Retirement is often thought of as one big decision. But planning for retirement is actually a series of small decisions made along the way.
It usually starts out as wanting to know the answer to the BIG question of can I financially afford to retire? Or do I have to continue working? Yes or no? On or off? Retire or keeping working?
As with many things in life, it can be helpful to break a BIG decision like retirement into smaller more bite sized decisions.
The first of which has nothing to do with money at all.
The first decision to make is, if money were not a factor, would you continue working as you currently are?
We’ve seen a growing trend of retirees being financially able to retire, but either choosing not to, or going back to work after a couple of months off. There are a number of non-financial reasons to consider working in retirement.
And there is great peace of mind in knowing that you have the means to retire and choosing not to do so. It can often take the pressure off and allow you to enjoy your job more.
But let’s say you want to stop working. Okay, what’s the next decision to make?
The second decision to make when planning for retirement is what will your lifestyle be? And what will it cost to support it?
Making this decision is going to involve making some assumptions about the future. These are not locked in decisions, but more anticipatory best guesses.
If you plan on keeping things similar to your current day-to-day lifestyle, your projections will be a little easier to make. If you don’t do so already, track your spending over a 6-12 month period and project that out into the future. You’ll want to make some adjustments for inflation over time as well.
If your lifestyle/expenses are going to be different in retirement than they are now, that’s going to involve some more work. Are you planning on moving? Traveling more? Becoming a member at a local golf course? And what will these new expenditures cost?
These numbers are going to be more difficult to pin down. But do the research and give it your best estimate.
It’s important to keep in mind that spending will likely not be consistent across retirement. The first couple years of retirement are typically the most expensive. This is when folks are healthiest and the excitement of having newfound time compels action, and therefore spending.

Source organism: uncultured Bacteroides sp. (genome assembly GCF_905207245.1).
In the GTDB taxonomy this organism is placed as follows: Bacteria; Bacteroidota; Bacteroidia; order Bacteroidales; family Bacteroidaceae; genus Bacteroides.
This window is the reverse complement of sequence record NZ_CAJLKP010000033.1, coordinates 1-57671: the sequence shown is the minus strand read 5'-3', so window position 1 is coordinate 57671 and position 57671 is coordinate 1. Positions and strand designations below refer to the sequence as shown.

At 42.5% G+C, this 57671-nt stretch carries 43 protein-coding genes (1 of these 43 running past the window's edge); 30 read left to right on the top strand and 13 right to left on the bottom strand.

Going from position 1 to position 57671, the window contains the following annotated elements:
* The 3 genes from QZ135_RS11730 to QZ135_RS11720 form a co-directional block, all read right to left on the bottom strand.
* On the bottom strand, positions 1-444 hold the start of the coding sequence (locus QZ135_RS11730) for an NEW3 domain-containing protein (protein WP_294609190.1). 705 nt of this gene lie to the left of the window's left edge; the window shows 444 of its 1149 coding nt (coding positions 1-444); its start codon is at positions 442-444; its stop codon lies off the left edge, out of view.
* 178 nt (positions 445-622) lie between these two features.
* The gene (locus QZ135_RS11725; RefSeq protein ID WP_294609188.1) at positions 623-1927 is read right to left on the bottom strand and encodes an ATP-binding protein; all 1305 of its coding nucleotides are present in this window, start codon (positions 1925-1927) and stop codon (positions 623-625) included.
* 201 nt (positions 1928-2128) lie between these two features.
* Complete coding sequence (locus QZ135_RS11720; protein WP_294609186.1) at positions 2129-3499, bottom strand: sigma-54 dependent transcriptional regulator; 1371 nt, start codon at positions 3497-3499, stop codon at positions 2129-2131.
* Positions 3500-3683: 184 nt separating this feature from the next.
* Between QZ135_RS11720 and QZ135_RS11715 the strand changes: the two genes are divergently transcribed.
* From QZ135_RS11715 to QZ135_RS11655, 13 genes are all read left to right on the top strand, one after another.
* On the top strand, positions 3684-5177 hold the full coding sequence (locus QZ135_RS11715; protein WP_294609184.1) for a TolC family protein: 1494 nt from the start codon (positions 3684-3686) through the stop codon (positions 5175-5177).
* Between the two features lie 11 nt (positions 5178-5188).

But don’t put yourself in a hole, as retirements are lasting longer and the possibility of having to pay for things like long-term care should be considered as well.
According to the Bureau of Labor Statistics, the average American between the ages of 65-74 spends approximately $52,000 per year. While the same average for folks 75 and older moves down to around $40,000 per year.
$52,000 of expenses per year works out to $4,333 per month, we’ll keep this number in mind as we move further through the decision making process.
The next decision that needs to be made when planning for retirement is where will the replacement income come from?
Is there a pension? Social Security? Investments? Bank accounts?
The average American receives $1,555 in Social Security each month.
It’s important to keep in mind that these are averages, and while the actual dollar numbers for your situation could vary significantly, the decision making process should remain the same.
So that is a shortfall of $2,778 per month that needs to be made up from somewhere. Again, let’s go to the averages.
The average 401(k) balance for Americans over the age of 65 is about $255,000. For simplicities sake, we’re not going to assume any growth in the investments, although de-risking your retirement accounts upon retirement is a huge mistake.
With no growth, this average American would have about 13 years worth of runway.
When planning for retirement, get the dollars and cents boiled down to how many years the money will last for. This helps you think about it more concretely.
There are many other decisions to consider when planning for retirement.
If you really want to stop working, what levers can be pulled to give you more runway? How do we factor in investment growth? How should the investments be handled to balance withdrawals and long-term growth? If you have multiple investment accounts, what accounts should you pull from first?
Should you wait to tap Social Security until full retirement age? What about required minimum distributions? What about planning for things like capital gains taxes when the investments need to be sold?
And even if you make the decision to continue working, more decisions stem from that.
Can you afford to reduce your hours? Can you change jobs to something that better aligns with how you want to spend your time? Should you put more money into your investments while you continue to work? And what impact will all of that have on your future retirement?
All of these tiny decisions contribute to the overall decision of whether or not to retire. But it can be overwhelming to think about and plan for everything.
Answering the big retirement question is the number #1 reason why folks work with us!
But we’ll give you this free of charge: a sustainable retirement is more about your expenses than a dollar total in your investment account.